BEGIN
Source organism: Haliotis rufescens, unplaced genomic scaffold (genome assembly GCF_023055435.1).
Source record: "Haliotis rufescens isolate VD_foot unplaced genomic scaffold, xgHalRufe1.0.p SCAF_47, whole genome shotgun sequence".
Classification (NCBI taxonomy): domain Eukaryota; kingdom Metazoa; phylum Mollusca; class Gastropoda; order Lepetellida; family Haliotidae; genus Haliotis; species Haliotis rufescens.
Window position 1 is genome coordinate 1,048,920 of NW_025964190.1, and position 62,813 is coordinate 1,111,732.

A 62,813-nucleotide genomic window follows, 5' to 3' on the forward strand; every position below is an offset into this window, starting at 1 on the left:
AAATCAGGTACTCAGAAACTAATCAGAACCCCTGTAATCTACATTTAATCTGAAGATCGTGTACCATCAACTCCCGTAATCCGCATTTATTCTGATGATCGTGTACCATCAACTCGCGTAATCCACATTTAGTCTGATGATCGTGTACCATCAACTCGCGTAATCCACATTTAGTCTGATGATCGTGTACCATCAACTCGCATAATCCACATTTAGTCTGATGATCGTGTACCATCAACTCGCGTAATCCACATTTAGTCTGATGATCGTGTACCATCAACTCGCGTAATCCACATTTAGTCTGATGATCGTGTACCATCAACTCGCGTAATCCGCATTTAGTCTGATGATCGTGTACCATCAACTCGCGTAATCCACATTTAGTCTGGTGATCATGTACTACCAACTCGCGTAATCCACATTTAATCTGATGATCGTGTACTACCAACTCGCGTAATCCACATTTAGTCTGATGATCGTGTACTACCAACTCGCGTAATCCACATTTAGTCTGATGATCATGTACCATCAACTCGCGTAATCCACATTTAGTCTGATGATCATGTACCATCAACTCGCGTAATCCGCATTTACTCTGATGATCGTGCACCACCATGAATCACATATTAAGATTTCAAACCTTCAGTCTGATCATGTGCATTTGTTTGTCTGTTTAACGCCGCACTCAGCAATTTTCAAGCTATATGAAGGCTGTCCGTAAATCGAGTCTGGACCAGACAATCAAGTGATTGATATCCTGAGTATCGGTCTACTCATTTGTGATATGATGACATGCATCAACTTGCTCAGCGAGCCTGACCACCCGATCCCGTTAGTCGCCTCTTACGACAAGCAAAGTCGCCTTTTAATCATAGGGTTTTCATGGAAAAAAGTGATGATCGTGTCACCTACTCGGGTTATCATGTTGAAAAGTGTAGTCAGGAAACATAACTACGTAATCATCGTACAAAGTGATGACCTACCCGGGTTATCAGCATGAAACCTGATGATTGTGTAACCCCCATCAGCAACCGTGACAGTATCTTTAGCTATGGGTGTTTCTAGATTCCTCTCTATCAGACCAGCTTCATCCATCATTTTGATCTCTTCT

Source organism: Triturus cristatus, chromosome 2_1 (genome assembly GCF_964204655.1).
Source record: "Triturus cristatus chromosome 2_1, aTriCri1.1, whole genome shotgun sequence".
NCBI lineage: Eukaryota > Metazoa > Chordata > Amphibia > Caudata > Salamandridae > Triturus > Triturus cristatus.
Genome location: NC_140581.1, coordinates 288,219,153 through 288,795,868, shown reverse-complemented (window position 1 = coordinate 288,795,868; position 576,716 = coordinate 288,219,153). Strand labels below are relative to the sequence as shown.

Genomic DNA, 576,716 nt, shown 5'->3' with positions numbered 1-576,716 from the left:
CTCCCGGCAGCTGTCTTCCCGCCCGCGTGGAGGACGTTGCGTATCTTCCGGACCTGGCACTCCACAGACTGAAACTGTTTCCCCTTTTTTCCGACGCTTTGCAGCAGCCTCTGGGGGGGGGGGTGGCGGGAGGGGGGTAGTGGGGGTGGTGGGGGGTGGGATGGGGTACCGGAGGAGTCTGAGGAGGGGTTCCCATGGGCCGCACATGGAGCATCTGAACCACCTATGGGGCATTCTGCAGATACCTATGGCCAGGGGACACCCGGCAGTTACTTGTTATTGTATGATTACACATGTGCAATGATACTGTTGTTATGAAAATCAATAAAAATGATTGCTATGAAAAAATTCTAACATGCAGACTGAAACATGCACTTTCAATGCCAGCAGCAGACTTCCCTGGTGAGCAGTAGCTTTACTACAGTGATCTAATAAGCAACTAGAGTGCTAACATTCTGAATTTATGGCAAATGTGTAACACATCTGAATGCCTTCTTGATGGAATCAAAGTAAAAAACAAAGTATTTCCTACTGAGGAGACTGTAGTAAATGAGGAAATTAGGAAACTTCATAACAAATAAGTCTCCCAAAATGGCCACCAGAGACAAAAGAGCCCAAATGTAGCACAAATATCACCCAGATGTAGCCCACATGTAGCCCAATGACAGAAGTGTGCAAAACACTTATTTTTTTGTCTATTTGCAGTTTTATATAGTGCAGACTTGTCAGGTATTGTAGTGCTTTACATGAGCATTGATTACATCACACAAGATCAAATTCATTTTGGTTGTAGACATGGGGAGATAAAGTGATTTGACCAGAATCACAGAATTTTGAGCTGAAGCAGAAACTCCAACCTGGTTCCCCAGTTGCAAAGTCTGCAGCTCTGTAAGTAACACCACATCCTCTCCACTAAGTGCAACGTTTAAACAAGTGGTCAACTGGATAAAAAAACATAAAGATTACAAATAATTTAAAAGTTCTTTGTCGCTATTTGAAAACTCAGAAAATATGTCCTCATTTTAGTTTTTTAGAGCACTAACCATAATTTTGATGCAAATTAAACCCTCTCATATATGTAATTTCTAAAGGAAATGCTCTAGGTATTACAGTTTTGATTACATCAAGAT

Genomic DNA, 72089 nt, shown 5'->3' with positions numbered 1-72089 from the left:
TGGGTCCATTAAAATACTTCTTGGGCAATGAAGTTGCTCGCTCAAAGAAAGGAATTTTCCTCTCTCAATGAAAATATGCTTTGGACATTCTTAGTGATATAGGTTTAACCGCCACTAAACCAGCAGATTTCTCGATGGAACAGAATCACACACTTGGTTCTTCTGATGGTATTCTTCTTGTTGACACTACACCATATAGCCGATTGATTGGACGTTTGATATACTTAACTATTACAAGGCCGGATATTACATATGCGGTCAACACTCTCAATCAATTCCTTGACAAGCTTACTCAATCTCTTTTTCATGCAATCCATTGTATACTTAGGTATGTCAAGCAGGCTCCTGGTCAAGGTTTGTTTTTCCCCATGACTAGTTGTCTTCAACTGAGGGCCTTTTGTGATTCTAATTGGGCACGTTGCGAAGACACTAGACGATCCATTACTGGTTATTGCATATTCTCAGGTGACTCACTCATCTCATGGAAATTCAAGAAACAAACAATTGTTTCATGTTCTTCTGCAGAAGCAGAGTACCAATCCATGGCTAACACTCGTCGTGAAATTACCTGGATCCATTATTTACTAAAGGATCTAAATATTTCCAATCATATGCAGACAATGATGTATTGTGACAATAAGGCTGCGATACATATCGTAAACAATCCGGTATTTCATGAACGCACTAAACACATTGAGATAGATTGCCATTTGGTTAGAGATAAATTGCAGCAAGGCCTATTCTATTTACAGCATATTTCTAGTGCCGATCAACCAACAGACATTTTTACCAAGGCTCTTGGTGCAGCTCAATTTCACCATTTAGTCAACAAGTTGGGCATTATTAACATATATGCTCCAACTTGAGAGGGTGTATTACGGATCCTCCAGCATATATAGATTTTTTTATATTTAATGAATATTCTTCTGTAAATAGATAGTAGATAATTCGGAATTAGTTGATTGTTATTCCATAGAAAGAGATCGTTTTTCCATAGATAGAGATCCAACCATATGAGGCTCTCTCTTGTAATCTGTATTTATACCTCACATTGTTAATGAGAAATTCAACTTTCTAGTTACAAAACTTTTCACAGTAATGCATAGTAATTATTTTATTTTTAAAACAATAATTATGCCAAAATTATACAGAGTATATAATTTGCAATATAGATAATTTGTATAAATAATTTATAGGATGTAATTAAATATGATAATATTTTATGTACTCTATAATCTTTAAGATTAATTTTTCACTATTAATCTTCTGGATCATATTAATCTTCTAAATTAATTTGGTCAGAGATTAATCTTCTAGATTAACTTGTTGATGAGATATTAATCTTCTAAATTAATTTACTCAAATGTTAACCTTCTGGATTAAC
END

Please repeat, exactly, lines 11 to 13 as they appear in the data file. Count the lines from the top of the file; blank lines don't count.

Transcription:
Genomic DNA, 576,716 nt, shown 5'->3' with positions numbered 1-576,716 from the left:
CTCCCGGCAGCTGTCTTCCCGCCCGCGTGGAGGACGTTGCGTATCTTCCGGACCTGGCACTCCACAGACTGAAACTGTTTCCCCTTTTTTCCGACGCTTTGCAGCAGCCTCTGGGGGGGGGGGTGGCGGGAGGGGGGTAGTGGGGGTGGTGGGGGGTGGGATGGGGTACCGGAGGAGTCTGAGGAGGGGTTCCCATGGGCCGCACATGGAGCATCTGAACCACCTATGGGGCATTCTGCAGATACCTATGGCCAGGGGACACCCGGCAGTTACTTGTTATTGTATGATTACACATGTGCAATGATACTGTTGTTATGAAAATCAATAAAAATGATTGCTATGAAAAAATTCTAACATGCAGACTGAAACATGCACTTTCAATGCCAGCAGCAGACTTCCCTGGTGAGCAGTAGCTTTACTACAGTGATCTAATAAGCAACTAGAGTGCTAACATTCTGAATTTATGGCAAATGTGTAACACATCTGAATGCCTTCTTGATGGAATCAAAGTAAAAAACAAAGTATTTCCTACTGAGGAGACTGTAGTAAATGAGGAAATTAGGAAACTTCATAACAAATAAGTCTCCCAAAATGGCCACCAGAGACAAAAGAGCCCAAATGTAGCACAAATATCACCCAGATGTAGCCCACATGTAGCCCAATGACAGAAGTGTGCAAAACACTTATTTTTTTGTCTATTTGCAGTTTTATATAGTGCAGACTTGTCAGGTATTGTAGTGCTTTACATGAGCATTGATTACATCACACAAGATCAAATTCATTTTGGTTGTAGACATGGGGAGATAAAGTGATTTGACCAGAATCACAGAATTTTGAGCTGAAGCAGAAACTCCAACCTGGTTCCCCAGTTGCAAAGTCTGCAGCTCTGTAAGTAACACCACATCCTCTCCACTAAGTGCAACGTTTAAACAAGTGGTCAACTGGATAAAAAAACATAAAGATTACAAATAATTTAAAAGTTCTTTGTCGCTATTTGAAAACTCAGAAAATATGTCCTCATTTTAGTTTTTTAGAGCACTAACCATAATTTTGATGCAAATTAAACCCTCTCATATATGTAATTTCTAAAGGAAATGCTCTAGGTATTACAGTTTTGATTACATCAAGAT

Genomic DNA, 72089 nt, shown 5'->3' with positions numbered 1-72089 from the left: